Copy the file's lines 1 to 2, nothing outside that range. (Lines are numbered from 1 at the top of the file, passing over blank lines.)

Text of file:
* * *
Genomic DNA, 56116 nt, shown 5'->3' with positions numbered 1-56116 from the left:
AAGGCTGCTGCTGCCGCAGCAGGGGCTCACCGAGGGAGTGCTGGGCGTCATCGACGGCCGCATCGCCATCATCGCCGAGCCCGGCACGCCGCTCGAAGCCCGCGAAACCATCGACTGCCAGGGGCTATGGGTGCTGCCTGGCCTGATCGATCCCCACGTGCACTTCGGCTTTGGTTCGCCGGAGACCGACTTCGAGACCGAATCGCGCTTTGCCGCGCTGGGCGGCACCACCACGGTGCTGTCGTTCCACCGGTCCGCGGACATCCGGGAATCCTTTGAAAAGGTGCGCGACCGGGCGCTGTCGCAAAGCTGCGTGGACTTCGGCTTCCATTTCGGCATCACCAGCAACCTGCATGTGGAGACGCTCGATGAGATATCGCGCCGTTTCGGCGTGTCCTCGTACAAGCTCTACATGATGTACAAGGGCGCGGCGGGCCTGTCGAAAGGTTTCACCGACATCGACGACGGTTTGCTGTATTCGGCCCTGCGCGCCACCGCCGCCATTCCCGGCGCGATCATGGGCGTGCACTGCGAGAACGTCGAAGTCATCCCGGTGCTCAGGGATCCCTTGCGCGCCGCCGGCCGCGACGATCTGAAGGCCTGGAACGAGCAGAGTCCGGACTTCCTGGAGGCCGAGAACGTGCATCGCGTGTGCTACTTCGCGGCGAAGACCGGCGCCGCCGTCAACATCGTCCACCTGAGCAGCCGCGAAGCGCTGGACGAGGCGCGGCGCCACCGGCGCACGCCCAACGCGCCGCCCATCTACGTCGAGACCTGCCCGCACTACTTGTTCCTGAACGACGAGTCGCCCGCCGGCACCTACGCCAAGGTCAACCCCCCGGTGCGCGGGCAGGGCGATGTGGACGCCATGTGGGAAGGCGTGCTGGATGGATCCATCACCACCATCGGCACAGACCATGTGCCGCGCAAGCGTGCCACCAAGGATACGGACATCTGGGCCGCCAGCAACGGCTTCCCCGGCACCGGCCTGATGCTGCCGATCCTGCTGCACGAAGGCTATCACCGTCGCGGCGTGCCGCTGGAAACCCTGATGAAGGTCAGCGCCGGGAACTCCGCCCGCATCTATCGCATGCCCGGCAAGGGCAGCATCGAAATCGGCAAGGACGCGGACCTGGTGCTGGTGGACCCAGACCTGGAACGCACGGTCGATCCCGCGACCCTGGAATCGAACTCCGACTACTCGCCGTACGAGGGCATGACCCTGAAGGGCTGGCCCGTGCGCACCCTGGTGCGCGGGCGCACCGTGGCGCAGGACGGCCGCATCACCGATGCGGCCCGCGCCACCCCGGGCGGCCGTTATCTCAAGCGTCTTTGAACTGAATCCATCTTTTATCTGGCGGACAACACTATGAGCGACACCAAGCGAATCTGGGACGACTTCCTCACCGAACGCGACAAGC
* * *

Genomic DNA, 56116 nt, shown 5'->3' with positions numbered 1-56116 from the left:
AAGGCTGCTGCTGCCGCAGCAGGGGCTCACCGAGGGAGTGCTGGGCGTCATCGACGGCCGCATCGCCATCATCGCCGAGCCCGGCACGCCGCTCGAAGCCCGCGAAACCATCGACTGCCAGGGGCTATGGGTGCTGCCTGGCCTGATCGATCCCCACGTGCACTTCGGCTTTGGTTCGCCGGAGACCGACTTCGAGACCGAATCGCGCTTTGCCGCGCTGGGCGGCACCACCACGGTGCTGTCGTTCCACCGGTCCGCGGACATCCGGGAATCCTTTGAAAAGGTGCGCGACCGGGCGCTGTCGCAAAGCTGCGTGGACTTCGGCTTCCATTTCGGCATCACCAGCAACCTGCATGTGGAGACGCTCGATGAGATATCGCGCCGTTTCGGCGTGTCCTCGTACAAGCTCTACATGATGTACAAGGGCGCGGCGGGCCTGTCGAAAGGTTTCACCGACATCGACGACGGTTTGCTGTATTCGGCCCTGCGCGCCACCGCCGCCATTCCCGGCGCGATCATGGGCGTGCACTGCGAGAACGTCGAAGTCATCCCGGTGCTCAGGGATCCCTTGCGCGCCGCCGGCCGCGACGATCTGAAGGCCTGGAACGAGCAGAGTCCGGACTTCCTGGAGGCCGAGAACGTGCATCGCGTGTGCTACTTCGCGGCGAAGACCGGCGCCGCCGTCAACATCGTCCACCTGAGCAGCCGCGAAGCGCTGGACGAGGCGCGGCGCCACCGGCGCACGCCCAACGCGCCGCCCATCTACGTCGAGACCTGCCCGCACTACTTGTTCCTGAACGACGAGTCGCCCGCCGGCACCTACGCCAAGGTCAACCCCCCGGTGCGCGGGCAGGGCGATGTGGACGCCATGTGGGAAGGCGTGCTGGATGGATCCATCACCACCATCGGCACAGACCATGTGCCGCGCAAGCGTGCCACCAAGGATACGGACATCTGGGCCGCCAGCAACGGCTTCCCCGGCACCGGCCTGATGCTGCCGATCCTGCTGCACGAAGGCTATCACCGTCGCGGCGTGCCGCTGGAAACCCTGATGAAGGTCAGCGCCGGGAACTCCGCCCGCATCTATCGCATGCCCGGCAAGGGCAGCATCGAAATCGGCAAGGACGCGGACCTGGTGCTGGTGGACCCAGACCTGGAACGCACGGTCGATCCCGCGACCCTGGAATCGAACTCCGACTACTCGCCGTACGAGGGCATGACCCTGAAGGGCTGGCCCGTGCGCACCCTGGTGCGCGGGCGCACCGTGGCGCAGGACGGCCGCATCACCGATGCGGCCCGCGCCACCCCGGGCGGCCGTTATCTCAAGCGTCTTTGAACTGAATCCATCTTTTATCTGGCGGACAACACTATGAGCGACACCAAGCGAATCTGGGACGACTTCCTCACCGAACGCGACAAGC